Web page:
Do we have a new direction for anything?  I think the only thing that changed are the interest-rate sensitive instruments.  For the rest, the trends currently in place remain as they were.  Gold is tracking sideways, silver, oil and junk debt are moving higher, while equities are slowly losing momentum.

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3 Comments

davefairtex's picture
davefairtex
Status: Diamond Member (Offline)
Joined: Sep 3 2008
Posts: 5072
great post on market from CHS

Great post from CHS about reform, which hints at a truth about the markets.  Here's the part I liked best:

http://www.oftwominds.com/blogapr16/reform-impossible4-16.html

Elevating the market into the oracle of economic health creates a systemic risk: If the market tanks, the status quo is called into question. People start asking, is it truly a wonderful arrangement that benefits us all, or is it really just a skimming machine that funnels money and wealth from the many into the voracious maws of the few?

In my opinion, the market has always been a skimming machine that funnels money and wealth from the many into the voracious maws of the few.  Here's the intro of a book written in 1940.

Where are the Customer's Yachts? -- Fred Schwed, Jr, 1940.

Once in the dear dead days beyond recall, an out-of-town visitor was being shown the wonders of the New York financial district. When the party arrived at the Battery, one of his guides indicated some handsome ships riding at anchor. He said,

“Look, those are the bankers’ and brokers’ yachts.”

“Where are the customers’ yachts?” asked the naïve visitor.

--Ancient story

Hussman offers a methodology to keep "the customers" from repeatedly getting their pockets picked.  He uses a very long term "10 year expected returns" calculation to show if the market is expensive or cheap.  Right now: expected return for the next 10 years is about 0%.  Message to "the customers": don't freaking buy!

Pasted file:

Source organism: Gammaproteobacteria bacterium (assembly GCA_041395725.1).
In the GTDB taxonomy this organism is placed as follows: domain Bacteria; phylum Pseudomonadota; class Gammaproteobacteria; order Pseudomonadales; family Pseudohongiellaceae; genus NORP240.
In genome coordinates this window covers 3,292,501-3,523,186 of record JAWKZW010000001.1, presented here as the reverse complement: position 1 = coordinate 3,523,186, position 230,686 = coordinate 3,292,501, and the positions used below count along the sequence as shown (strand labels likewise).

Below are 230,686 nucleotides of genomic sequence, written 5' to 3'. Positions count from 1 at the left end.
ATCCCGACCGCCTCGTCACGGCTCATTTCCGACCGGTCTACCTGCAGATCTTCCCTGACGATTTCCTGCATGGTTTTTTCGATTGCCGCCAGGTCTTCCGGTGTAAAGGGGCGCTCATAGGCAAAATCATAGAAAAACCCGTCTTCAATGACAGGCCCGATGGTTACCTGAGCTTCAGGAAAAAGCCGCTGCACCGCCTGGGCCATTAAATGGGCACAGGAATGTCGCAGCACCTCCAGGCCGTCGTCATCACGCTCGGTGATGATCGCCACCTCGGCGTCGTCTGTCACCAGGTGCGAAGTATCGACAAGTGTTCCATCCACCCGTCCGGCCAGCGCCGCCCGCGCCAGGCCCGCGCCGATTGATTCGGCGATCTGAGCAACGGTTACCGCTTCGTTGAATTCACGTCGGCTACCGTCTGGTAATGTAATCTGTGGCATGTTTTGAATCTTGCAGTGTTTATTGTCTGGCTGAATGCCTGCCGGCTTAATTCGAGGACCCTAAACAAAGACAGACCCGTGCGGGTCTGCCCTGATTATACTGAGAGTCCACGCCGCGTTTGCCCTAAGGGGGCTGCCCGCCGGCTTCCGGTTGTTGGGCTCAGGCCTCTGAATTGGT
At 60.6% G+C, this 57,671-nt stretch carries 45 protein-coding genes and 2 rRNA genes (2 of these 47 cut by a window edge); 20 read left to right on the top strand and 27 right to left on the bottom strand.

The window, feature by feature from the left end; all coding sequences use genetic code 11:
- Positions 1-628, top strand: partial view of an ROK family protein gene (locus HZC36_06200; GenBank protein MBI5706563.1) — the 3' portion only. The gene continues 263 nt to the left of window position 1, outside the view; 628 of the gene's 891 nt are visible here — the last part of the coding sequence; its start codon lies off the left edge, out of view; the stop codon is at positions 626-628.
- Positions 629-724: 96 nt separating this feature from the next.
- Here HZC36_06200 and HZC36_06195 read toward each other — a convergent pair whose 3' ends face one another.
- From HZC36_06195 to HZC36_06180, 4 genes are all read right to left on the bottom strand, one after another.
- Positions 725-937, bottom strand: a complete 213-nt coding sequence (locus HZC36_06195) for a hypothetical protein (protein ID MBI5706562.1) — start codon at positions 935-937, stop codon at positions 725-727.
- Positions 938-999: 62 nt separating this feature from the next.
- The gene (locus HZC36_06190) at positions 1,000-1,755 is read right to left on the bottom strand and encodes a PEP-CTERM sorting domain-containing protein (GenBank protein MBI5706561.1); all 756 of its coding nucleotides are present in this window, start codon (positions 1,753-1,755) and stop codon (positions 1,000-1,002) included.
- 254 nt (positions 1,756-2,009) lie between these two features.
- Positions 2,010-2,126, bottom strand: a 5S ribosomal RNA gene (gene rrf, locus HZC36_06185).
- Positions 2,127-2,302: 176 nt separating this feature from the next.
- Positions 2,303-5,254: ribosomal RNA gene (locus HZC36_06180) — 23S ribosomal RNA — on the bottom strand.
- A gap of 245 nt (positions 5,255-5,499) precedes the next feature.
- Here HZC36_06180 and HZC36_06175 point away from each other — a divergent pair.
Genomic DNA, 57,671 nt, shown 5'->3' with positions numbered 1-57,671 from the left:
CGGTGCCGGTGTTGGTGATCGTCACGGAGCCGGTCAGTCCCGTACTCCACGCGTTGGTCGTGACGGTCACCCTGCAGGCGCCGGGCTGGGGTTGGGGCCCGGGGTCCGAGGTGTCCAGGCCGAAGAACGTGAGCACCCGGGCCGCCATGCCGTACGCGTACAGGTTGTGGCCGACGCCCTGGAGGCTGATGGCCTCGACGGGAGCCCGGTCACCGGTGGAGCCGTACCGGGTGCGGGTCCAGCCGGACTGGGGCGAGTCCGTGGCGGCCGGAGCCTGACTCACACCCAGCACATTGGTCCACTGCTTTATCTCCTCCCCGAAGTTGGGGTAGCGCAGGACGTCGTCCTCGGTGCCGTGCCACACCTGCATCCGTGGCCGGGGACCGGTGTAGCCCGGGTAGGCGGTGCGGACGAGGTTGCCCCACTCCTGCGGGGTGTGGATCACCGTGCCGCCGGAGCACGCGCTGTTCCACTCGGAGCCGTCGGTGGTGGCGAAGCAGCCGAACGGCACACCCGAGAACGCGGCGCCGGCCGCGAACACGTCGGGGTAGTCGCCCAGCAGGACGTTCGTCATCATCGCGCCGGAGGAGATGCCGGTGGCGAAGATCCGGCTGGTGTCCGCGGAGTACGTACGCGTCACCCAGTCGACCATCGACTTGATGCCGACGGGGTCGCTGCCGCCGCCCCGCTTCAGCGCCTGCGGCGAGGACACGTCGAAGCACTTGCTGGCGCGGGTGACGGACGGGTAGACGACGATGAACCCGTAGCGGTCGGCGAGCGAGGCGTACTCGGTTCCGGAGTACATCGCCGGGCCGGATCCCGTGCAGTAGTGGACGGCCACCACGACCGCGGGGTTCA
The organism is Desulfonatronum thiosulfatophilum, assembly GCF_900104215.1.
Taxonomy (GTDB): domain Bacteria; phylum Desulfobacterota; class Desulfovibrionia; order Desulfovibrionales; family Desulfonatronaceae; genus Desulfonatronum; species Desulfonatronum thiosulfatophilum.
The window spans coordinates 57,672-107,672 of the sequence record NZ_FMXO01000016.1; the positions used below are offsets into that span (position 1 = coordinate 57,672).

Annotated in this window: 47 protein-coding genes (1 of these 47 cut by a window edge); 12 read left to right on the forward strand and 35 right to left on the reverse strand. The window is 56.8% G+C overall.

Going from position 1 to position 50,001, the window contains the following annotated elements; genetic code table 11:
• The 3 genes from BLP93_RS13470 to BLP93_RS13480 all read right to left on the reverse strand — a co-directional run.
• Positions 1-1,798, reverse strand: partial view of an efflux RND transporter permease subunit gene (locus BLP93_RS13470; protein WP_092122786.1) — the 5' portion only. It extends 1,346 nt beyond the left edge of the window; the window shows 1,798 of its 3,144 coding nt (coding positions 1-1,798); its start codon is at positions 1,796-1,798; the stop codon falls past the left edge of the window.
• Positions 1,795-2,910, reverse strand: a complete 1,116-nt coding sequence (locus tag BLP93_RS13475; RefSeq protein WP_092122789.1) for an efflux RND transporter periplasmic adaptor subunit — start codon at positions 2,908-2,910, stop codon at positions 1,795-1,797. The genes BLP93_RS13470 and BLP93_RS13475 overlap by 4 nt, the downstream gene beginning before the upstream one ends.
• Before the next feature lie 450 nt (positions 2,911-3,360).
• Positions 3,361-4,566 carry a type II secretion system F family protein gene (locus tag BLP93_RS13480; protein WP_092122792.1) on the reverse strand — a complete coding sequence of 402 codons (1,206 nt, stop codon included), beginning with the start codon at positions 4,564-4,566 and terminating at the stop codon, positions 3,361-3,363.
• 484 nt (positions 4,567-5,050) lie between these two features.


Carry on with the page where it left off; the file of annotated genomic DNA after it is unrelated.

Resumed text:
As a charter member of the "customer" group, you will need to stay away from the market for many years if you use this metric.  As a reward, you won't suffer the 40% drawdowns and sell at the bottom, and you will have the opportunity to buy low - right down there at the bottom when fear is at maximum.  Everyone will think you are stupid for years at a time.  You will miss out on years of ponzi and have to endure years of worry.  You will not have very much company to make yourself feel better.

Good news is, you'll only need to make a decision once every 4-6 years.

Can you do it?

Adam Taggart's picture
Adam Taggart
Status: Peak Prosperity Co-founder (Offline)
Joined: May 26 2009
Posts: 2939
Fabulous Comment
davefairtex wrote:

As a charter member of the "customer" group, you will need to stay away from the market for many years if you use this metric.  As a reward, you won't suffer the 40% drawdowns and sell at the bottom, and you will have the opportunity to buy low - right down there at the bottom when fear is at maximum.  Everyone will think you are stupid for years at a time.  You will miss out on years of ponzi and have to endure years of worry.  You will not have very much company to make yourself feel better.

Good news is, you'll only need to make a decision once every 4-6 years.

Can you do it?

A fabulous comment, Dave. Pithy & spot on.

Luke Moffat's picture
Luke Moffat
Status: Gold Member (Offline)
Joined: Jan 25 2014
Posts: 364
Trouble in Paradise?

From Reuters;

The European Central Bank's ultra-low interest rates could worsen problems for already weak banks in Europe, German Chancellor Angela Merkel said on Wednesday, calling for a tightening of monetary policy.

Politicians beginning to distance themselves from central banking policy? I always thought it was a matter of time. Once people come to the realisation of what has occurred I expect the likes of Draghi and Kuroda to feel really lonely...

The ECB stimulus prompted a fresh wave of criticism from German politicians who fear the ultra-easy monetary policy is eroding both the savings of thrifty citizens and also bank margins, putting the banking system at risk.

I think Ms Merkel is more worried about private banks than her citizens at this hour but that time will come...